Dyslexia Friendly Schools are
• able to identify and respond to the ‘unexpected difficulties’ that a dyslexic learner may encounter
• proactive: the delay between identification and response is kept to a minimum
• empowering schools because they recognise the importance of emotional intelligence.
Several schools in East Lothian have made the DFS Pledge. Why doesn’t your school join them? Contact Hilery Williams for more information.
Myth 5: People with dyslexia see things backwards.
Fact: Dyslexia is not caused by a vision problem, although reading difficulties very often are. Children need to have their eyes (and ears) checked regularly – and if there is a reading problem make sure the optometrist knows this. There are lots of exercises and strategies that can be used. If these sort the reading problem out, then the difficulty is not likely to be dyslexia.
Yes, they often reverse b/d, p/q, 6/9, 2/5, m/w and muddle ‘was’ and ‘saw’. But that’s caused by sequencing and directional confusion and working memory difficulties.
Myth 6: Dyslexia is rare.
Fact: Dyslexia affects about 20% of our population. That’s 1 out of every 5 people on a wide continuum of difficulty.
Rick Riordan, author of Percy Jackson and the Lightning Thief, Live webcast through GLOW.
Tuesday 2nd November 2.00-2.45pm
Join author Rick Riordan – creator of Percy Jackson and the Lightning Thief – as he brings the gods of Ancient Greece and Egypt explosively to life.
Sign up now.
The Lightning Thief is a 2005 fantasy adventure novel based on Greek mythology. I have not read it nor seen the film but have gathered that the main character is a learner with dyslexia. The author Rick Riordan is an English teacher whose son has dyslexic difficulties.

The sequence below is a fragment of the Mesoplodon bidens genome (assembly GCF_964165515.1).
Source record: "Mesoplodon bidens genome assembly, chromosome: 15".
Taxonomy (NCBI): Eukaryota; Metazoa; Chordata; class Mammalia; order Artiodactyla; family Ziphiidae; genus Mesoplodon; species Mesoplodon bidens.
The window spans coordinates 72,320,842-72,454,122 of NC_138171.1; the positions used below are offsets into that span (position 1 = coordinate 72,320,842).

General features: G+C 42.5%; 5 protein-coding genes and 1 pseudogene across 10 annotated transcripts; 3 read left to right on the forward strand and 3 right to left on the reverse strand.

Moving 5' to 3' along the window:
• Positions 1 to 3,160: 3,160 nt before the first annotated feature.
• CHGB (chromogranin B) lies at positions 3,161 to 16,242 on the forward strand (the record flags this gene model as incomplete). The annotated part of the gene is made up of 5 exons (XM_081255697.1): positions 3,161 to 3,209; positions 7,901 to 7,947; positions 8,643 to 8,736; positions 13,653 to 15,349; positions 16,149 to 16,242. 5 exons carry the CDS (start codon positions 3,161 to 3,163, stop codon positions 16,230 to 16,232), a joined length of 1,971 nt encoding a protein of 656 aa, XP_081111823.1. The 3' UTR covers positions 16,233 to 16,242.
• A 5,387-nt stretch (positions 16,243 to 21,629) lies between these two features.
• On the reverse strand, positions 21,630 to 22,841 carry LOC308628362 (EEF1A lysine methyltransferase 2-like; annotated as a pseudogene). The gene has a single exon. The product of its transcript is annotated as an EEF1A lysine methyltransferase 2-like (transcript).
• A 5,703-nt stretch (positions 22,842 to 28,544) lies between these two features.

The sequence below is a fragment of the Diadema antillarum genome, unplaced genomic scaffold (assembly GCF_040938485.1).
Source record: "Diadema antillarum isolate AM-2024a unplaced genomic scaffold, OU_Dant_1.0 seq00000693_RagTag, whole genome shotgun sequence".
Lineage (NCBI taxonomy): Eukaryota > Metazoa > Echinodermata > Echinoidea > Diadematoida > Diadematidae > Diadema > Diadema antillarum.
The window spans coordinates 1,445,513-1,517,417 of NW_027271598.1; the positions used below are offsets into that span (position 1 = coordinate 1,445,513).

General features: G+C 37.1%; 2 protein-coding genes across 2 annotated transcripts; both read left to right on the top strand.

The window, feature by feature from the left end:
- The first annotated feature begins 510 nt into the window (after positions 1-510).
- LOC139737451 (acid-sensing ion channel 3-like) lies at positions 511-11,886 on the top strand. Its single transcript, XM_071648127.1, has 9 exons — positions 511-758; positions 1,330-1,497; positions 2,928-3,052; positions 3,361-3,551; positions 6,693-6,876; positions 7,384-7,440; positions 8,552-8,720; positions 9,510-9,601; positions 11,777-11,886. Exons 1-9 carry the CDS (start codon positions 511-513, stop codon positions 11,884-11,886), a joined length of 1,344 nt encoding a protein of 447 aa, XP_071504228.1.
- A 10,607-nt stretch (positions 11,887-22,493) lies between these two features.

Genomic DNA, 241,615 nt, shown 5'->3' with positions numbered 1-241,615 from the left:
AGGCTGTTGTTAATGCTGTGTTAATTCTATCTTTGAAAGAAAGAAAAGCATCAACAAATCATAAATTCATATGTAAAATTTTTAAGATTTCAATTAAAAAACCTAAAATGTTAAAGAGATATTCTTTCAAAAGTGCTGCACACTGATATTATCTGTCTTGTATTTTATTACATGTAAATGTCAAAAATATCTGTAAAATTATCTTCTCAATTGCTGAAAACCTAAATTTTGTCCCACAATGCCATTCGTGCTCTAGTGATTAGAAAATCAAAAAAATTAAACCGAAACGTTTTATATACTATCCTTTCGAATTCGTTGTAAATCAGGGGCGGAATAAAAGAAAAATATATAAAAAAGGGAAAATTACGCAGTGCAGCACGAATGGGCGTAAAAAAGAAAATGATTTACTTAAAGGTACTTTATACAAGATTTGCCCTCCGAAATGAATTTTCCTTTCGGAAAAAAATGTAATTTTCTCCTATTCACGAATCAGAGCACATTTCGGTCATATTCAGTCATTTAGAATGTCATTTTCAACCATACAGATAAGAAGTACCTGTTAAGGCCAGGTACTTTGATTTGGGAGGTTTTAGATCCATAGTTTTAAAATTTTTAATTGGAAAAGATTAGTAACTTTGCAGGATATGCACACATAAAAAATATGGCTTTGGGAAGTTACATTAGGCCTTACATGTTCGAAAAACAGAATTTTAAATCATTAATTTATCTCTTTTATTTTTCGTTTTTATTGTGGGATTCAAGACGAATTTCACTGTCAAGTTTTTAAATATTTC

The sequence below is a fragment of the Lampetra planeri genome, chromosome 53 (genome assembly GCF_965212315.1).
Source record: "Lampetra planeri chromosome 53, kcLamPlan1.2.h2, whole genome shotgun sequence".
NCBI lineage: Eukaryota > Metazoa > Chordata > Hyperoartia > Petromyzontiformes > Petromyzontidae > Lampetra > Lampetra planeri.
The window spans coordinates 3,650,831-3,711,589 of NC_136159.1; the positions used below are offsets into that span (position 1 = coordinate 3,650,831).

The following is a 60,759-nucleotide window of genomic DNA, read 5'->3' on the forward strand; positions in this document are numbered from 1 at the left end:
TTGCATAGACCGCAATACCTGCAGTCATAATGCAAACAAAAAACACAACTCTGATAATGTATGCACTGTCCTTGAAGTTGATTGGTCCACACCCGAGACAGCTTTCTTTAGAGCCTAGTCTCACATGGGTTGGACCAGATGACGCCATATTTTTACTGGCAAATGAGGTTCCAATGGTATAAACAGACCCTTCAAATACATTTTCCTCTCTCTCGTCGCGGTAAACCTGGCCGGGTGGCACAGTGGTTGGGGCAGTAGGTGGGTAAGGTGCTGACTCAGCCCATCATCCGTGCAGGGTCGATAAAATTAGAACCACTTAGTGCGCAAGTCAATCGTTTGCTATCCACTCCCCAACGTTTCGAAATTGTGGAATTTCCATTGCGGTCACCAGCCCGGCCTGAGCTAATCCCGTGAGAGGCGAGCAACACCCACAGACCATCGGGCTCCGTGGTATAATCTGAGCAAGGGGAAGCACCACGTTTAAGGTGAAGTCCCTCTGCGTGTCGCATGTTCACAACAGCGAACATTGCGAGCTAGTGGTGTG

Myth 3: Intelligence and ability to read are related. So if someone doesn’t read well, they can’t be very bright. Equally, very able children cannot be dyslexic.
Fact: Dyslexia is not related to intelligence. Many people with dyslexia are very able and accomplish amazing things as adults. Follow the link http://www.bdadyslexia.org.uk/about-dyslexia/famous-dyslexics.html to read more about famous people who are learners with dyslexia.
Myth 4: People with dyslexia cannot read.
Fact: Most people with dyslexia can read — up to a point. But they will “hit the wall” in reading development at some point. It is not necessarily the decoding or recognition of unfamiliar words that causes the most difficulties once early skills are acquired, but reading rate.
It is spelling that separates learners with dyslexia from those who struggle with reading for some other reason.
If the child works hard at studying the spelling list using multisensory techniques, s/he may be able to learn the list long enough to do “okay” on Friday’s test. But, they have more problems retaining those spelling words from one week to the next and transferring them to free writing. The overload on memory and processing ability is often just too much for them to do everything at once.